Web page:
March '19

For the Business of Apparel Decorating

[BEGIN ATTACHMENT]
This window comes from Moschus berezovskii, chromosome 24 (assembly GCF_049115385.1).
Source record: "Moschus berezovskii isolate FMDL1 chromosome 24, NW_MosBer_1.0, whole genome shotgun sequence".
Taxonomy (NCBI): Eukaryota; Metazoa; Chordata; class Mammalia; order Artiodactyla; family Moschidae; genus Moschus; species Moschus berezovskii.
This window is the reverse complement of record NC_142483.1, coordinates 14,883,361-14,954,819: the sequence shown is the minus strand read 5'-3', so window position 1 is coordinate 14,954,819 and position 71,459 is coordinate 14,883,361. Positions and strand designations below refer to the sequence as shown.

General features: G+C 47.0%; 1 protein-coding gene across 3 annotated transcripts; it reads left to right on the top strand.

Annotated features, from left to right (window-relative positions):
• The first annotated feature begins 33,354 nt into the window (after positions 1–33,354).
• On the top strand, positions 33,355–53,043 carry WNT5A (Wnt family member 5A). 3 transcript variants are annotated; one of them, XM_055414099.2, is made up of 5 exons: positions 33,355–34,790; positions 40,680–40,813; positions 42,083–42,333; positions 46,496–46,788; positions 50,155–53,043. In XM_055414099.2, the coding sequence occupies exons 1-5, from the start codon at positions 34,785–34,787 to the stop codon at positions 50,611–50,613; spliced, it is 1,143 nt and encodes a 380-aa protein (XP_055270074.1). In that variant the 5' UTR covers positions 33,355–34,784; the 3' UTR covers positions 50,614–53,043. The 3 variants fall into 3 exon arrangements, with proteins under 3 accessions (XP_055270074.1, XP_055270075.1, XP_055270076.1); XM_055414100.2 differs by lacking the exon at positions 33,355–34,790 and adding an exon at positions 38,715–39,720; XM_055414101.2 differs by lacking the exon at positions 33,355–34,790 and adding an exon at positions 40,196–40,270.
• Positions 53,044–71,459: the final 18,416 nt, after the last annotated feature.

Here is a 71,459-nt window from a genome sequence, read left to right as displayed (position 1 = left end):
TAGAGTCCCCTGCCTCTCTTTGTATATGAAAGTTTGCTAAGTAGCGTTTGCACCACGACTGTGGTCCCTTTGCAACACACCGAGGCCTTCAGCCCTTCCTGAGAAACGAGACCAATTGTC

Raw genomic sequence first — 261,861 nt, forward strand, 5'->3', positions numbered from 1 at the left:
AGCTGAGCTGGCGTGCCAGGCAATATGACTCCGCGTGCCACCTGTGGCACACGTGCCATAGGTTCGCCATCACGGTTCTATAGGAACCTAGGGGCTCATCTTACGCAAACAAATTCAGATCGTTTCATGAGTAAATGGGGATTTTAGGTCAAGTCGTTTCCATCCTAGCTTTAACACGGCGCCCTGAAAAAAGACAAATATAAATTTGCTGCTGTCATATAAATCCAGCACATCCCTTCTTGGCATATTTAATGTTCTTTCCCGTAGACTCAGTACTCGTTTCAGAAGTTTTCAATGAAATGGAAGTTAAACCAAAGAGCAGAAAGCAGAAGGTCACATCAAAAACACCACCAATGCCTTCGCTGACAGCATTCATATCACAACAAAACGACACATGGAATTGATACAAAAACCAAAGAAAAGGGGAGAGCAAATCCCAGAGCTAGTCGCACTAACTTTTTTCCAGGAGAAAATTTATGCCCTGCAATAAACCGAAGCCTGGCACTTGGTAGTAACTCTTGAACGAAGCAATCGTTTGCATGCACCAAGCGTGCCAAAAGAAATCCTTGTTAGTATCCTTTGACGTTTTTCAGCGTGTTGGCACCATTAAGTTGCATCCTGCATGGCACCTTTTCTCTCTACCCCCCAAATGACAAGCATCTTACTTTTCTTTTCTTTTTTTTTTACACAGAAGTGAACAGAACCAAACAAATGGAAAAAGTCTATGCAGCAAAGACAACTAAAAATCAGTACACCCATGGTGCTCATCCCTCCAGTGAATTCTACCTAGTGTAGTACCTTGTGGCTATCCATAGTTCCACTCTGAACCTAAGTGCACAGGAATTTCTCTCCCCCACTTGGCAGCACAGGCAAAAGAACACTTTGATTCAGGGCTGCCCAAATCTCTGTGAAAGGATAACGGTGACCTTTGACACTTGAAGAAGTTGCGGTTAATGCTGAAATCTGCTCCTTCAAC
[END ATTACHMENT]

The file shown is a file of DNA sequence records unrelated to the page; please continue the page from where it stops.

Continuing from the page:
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2 0 1 9 M A R C H P R I N T W E A R 7 5 Your Personal Business Trainer BUSINESS MANAGEMENT Handle this issue proactively. Explain the difference between consensus and com- promise before it becomes a battleground. Have the team experience several win-win successes on minor topics before tackling the weightier ones. THE PHASES OF TEAMS Have you ever observed a team that, on pa- per, had all the talents and skills necessary to succeed but fell short of their goal? The 2018 San Francisco Giants and New York Mets immediately come to my mind. Here are two teams that languished in medioc- rity and failure while their salaries and past accomplishments should have produced winning ball clubs. How did that happen? In the 1960s, Corsaire, a French behavior- al scientist, studied the dynamic phases of various teams. He noticed common stages that every team experiences from its incep- tion, through its challenges, and ultimately to the team's completion of its mission. He observed four distinct stages of team development: • Forming • Storming • Norming • Performing A newly assigned team will quite natu- rally pass through the forming stage while individuals first transition into team mem- bers. When the chemistry of a team signif- icantly changes with the addition of new members and resignation of others, even an old, well-established team may have to revisit this stage. During forming, the team leader should expect a below average amount of produc- tivity as members feel their way around the new environment. Trust and leadership are key issues at this point of team devel- opment. If confusion and dependence on the leader for direction persist, the team may eventually disband for lack of inter- est or accomplishment. When members are assigned to teams rather than volun- teering their services, "abandoning a sinking ship" is a likely possibility. And, remember, some people quit and leave, while some quit and stay. The latter is the kiss of death for any team. The next natural stage of team development is storming. Team members engage in conflict, sometimes for conflict's sake. Team leaders should anticipate such team mem- ber behavior as infighting, defensiveness, territorial tendencies, and competition. When the focus is directed toward the personalities of the team rather than the task at hand, storming can be destructive. However, there is something to be said for expressing one's opinion passionately. I would prefer hearing conviction in a team member's voice to an apathetic "uh-huh." When storming occurs, channel the group's energy toward the project. Remind them of the mission and their responsibilities as a team member. Acknowledge the energy exhib- ited by the rabble-rouser but be careful not to reward the means they used to express their displeasure. It seems counter-intuitive to say that if your team does not engage in storming, then stir the pot a bit. Make a check of the team's commitment to meeting the deadline by rattling a few cages and forcing people to take a stand on an issue. If the team leader observes a laissez-faire attitude toward the project, perhaps the team has slipped into the "silent killer" stage of norming. Sometimes, team leaders are hesitant to intervene when productivity is good, but not great, and the word of the day among the team is "harmony at all costs." Norming is not a bad thing, especially after an extended period of storming. But, eventu- ally, the status quo and settling for "good enough" won't yield results much better than before the team was formed. If a team is going to get stuck in a particular stage, better it be the performing phase. Per- forming is characterized by maximum productivity through synergy. Team members begin confusing work with fun. You know the team is in the performing stage when sub-groups can be formed to handle minor tasks, and the opinions of the non-attending members are accurately represented. Workgroups at this stage view autonomy as a reward and expect it from the organization. AWARENESS IS THE FIRST STEP A good manager or owner will take the time to become a student of the behavior of indi- viduals as team members. Let's face it. The thing that sets supervisors apart is their assumed responsibility of understanding past actions, assessing present performance, and accurately predicting the future behavior of their people. Become aware of the issues surrounding the formation of teams and stay at least one step ahead of any roadblocks. Share your concern with team leaders and members. Most impor- tantly, ask more questions than doling out directives. It will be your best bet to getting team members to "buy into" the team building process. Good luck! PW Vince DiCecco is a dynamic and sought-after seminar speaker and author with a unique perspective on business development and management subjects, primarily in the decorated and promotional apparel industries. With over 20 years of experience in sales, marketing, and training, he is presently an independent consultant to various apparel decorating businesses looking to improve profitability and sharpen their competitive edge. Visit his new website at, and send email to continued from page 13

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